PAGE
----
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The Champion Forum Podcast

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TCFP156: TEMPORARY EMOTIONS ARE DANGEROUS

Thank you for listening to The Champion Forum Podcast with Jeff Hancher! The best advice I received was never to make a permanent decision based on a temporary emotion. Unfortunately, leaders who are driven and highly motivated can create a level of pressure for themselves and their organization that breeds conflict and agitation. Most of these situations are temporary (a new product launch, the end-of-year sales push, a controversial decision, etc.), but they can have a lasting impact if you allow yourself to make permanent decisions based on your emotions.

What causes emotional situations in the workplace?

  • high-pressure environments

  • rapid or unpopular change

  • competition

  • a big project or deadline

  • conflict with a key customer

  • passionate people

Q: What else would you add to this list? What situations seem to create the most conflict and emotion?

How should a leader respond?

Don't ignore bad behavior, but don't react to it either. Wait until your emotions have settled down. Otherwise, it could be too late to reverse the damage, and you might hurt your people over a situation where they were feeling emotional and unintentionally lost control.

Q: What is the difference between reacting and responding? Do you think there is a situation where you should react to an employee's behavior? Why or why not?

How can I keep this perspective?

Use your emotional intelligence and respond both directly and with grace. Treat your employees just like you would treat your kids. I mean that you don't take it personally when your kids act out of emotion. And you're ready to forgive them when they ask for it. Instead of responding by kicking them out of the house, you would help them get out of the pattern of acting on their emotions. Focus on assisting the employee in correcting their error and creating a plan so that they are more in control of their feelings in the future.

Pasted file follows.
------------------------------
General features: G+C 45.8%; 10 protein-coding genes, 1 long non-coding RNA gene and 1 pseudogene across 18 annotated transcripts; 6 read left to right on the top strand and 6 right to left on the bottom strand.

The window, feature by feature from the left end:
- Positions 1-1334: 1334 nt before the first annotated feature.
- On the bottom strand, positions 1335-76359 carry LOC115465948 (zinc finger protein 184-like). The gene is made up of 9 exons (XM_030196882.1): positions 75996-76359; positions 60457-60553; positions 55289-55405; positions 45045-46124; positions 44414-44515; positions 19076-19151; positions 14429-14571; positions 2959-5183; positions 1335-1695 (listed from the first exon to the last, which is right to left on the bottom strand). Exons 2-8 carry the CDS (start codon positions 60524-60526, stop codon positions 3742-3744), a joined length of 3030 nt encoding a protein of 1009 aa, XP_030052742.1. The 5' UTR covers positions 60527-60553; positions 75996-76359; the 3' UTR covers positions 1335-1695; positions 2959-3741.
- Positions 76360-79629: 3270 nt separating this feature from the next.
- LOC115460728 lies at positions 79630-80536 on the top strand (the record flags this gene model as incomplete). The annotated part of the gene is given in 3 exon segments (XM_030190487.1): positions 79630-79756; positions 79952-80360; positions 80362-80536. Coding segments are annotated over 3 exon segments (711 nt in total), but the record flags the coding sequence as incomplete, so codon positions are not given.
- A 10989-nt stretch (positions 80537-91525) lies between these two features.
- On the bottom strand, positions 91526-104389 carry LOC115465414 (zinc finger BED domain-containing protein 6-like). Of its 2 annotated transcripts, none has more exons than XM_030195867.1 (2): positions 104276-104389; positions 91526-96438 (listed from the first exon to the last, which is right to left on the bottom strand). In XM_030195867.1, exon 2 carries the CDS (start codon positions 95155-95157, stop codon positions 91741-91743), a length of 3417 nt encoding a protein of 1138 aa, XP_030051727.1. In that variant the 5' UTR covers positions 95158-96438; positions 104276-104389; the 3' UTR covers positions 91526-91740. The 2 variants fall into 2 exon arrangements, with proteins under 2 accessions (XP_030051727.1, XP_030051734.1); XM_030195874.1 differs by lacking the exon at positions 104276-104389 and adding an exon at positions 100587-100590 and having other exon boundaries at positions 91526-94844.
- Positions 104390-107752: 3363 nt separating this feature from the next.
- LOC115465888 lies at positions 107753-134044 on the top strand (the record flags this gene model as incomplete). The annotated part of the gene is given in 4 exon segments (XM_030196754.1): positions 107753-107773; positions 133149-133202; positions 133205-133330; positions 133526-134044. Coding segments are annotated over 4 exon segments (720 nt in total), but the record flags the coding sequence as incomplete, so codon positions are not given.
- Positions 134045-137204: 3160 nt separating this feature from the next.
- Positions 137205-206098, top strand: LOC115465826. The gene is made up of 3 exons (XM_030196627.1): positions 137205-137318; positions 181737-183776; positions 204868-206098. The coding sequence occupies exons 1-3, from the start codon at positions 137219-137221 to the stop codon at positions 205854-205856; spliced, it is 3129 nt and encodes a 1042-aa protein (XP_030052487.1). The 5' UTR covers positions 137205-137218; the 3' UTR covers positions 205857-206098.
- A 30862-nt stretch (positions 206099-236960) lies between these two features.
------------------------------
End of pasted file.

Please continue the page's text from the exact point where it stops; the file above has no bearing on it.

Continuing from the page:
Q: How have you responded to an employee's emotional outburst in the past? Have you ever acted out passion and frustration? How did your boss respond? What did you learn through either situation?

Application Activities:

  1. Are there any conflicts you avoided because you didn't want to react to your emotions? Take action to address them today. If there are steps you need to take first, like talking to a spouse or leader or gaining more information on the situation, start there and schedule a time to speak to the offender by the end of the week.

  2. Many businesses experience conflict when they are trying to implement changes. Some disputes can be avoided by nurturing your relationship with your key stakeholders and talking them through the changes. Listening to their feedback and adapting your plan based on their recommendations will help them buy into the program and be more committed to seeing it carried out correctly. If you are in the middle of a change, identify your key stakeholders and set up a time to communicate your plan and hear their feedback. Then follow up with them individually and answer their questions.

  3. Emotional intelligence is a learned skill. Part of learning how to navigate emotional outbursts is understanding what makes you and other people tick. If you have never learned about your teammates' personalities, try taking a popular personality test like the StrengthsFinder, Myers-Briggs, or Enneagram. By understanding each person's type, you will be able to identify conflict before it happens and respond to conflict in a way that keeps your team unified under your shared goals. My team also offers formal training on the Enneagram and how to use it to improve your work environment HERE.

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